The little stick shows two pink lines? Congratulations, you are pregnant! After you conduct your home pregnancy test, you anxiously make an appointment to see your doctor. You most likely will have several questions, but the most common one is, “When am I due?”
Pregnancy due date basics. Your pregnancy due date tells you when your baby will be arriving, approximately. It is estimated only about 4 percent or 5 percent of babies actually are born on their calculated due dates. The medical term for the due date is the estimated date of confinement, or EDC.
Calculating your pregnancy due date. To calculate your pregnancy due date, determine the first day of your last menstrual period. When you know what the date of your last menstrual period was, count ahead 40 weeks from that date. The date that you arrive at is your pregnancy due date. Using this method, the typical pregnancy lasts about 280 days, based on an average 28-day menstrual cycle. According to the American Pregnancy Association, due dates are based on the first day of your menstrual period because the exact date of conception is almost never known.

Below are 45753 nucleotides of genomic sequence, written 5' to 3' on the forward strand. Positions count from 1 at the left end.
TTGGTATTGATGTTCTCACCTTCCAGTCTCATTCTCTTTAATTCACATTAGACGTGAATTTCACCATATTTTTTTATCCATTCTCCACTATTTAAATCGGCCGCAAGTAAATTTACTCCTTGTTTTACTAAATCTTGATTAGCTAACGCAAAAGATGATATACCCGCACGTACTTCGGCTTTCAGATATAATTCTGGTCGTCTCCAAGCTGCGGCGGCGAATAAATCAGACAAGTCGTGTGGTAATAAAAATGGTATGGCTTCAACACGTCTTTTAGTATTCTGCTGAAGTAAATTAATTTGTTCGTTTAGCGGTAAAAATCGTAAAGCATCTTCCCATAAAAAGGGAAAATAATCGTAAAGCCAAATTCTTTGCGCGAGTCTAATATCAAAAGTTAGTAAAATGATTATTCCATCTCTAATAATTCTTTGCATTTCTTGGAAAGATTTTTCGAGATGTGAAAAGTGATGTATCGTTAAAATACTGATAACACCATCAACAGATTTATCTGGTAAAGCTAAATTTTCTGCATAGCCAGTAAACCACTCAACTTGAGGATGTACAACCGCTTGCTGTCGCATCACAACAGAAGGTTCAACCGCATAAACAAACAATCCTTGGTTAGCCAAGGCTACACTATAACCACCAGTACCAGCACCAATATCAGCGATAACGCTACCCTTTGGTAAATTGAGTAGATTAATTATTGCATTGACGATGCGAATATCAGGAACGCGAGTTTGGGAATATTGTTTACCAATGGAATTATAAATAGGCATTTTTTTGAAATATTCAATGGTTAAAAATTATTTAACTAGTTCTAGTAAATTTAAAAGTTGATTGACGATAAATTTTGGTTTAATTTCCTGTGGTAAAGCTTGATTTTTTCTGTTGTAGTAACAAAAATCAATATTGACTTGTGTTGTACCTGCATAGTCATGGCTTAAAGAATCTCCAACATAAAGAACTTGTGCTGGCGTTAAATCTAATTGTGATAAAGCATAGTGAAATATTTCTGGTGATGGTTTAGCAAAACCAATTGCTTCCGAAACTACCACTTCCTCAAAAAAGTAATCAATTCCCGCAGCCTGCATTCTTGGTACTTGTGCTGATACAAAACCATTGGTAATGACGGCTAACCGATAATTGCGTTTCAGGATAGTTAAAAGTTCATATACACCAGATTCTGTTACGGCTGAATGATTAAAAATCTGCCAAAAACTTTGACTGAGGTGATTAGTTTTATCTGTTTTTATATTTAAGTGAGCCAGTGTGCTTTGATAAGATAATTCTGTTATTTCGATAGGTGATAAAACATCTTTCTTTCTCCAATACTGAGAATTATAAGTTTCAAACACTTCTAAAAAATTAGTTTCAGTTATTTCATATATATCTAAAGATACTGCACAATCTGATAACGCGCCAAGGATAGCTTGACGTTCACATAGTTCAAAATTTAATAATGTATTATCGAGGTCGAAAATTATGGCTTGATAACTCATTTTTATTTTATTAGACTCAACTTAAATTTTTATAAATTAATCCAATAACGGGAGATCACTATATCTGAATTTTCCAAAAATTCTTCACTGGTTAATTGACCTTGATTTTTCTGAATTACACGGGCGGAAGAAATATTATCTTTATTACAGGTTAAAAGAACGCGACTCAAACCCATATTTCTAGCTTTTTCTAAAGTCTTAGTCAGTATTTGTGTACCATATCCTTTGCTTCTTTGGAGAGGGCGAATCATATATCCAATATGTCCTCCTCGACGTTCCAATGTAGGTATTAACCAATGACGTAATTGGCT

Due date calculators. Several due date calculators are available online. The Mayo Clinic, TheBump.com and WomensHealth.gov each have calculators. Simply enter the date of your last menstrual period into the calculator and click. Your due date will be calculated for you.
Determining due date with an ultrasound. While you can use the date of your last menstrual period to determine your due date as soon as you know you are pregnant, an ultrasound may be used later. Ultrasounds may be performed as early as five weeks after your last menstrual period. However, typically it is done between the eighth and 18th weeks. The ultrasound will measure the development of the baby. If you have irregular periods, an ultrasound may help in determining your most accurate due date.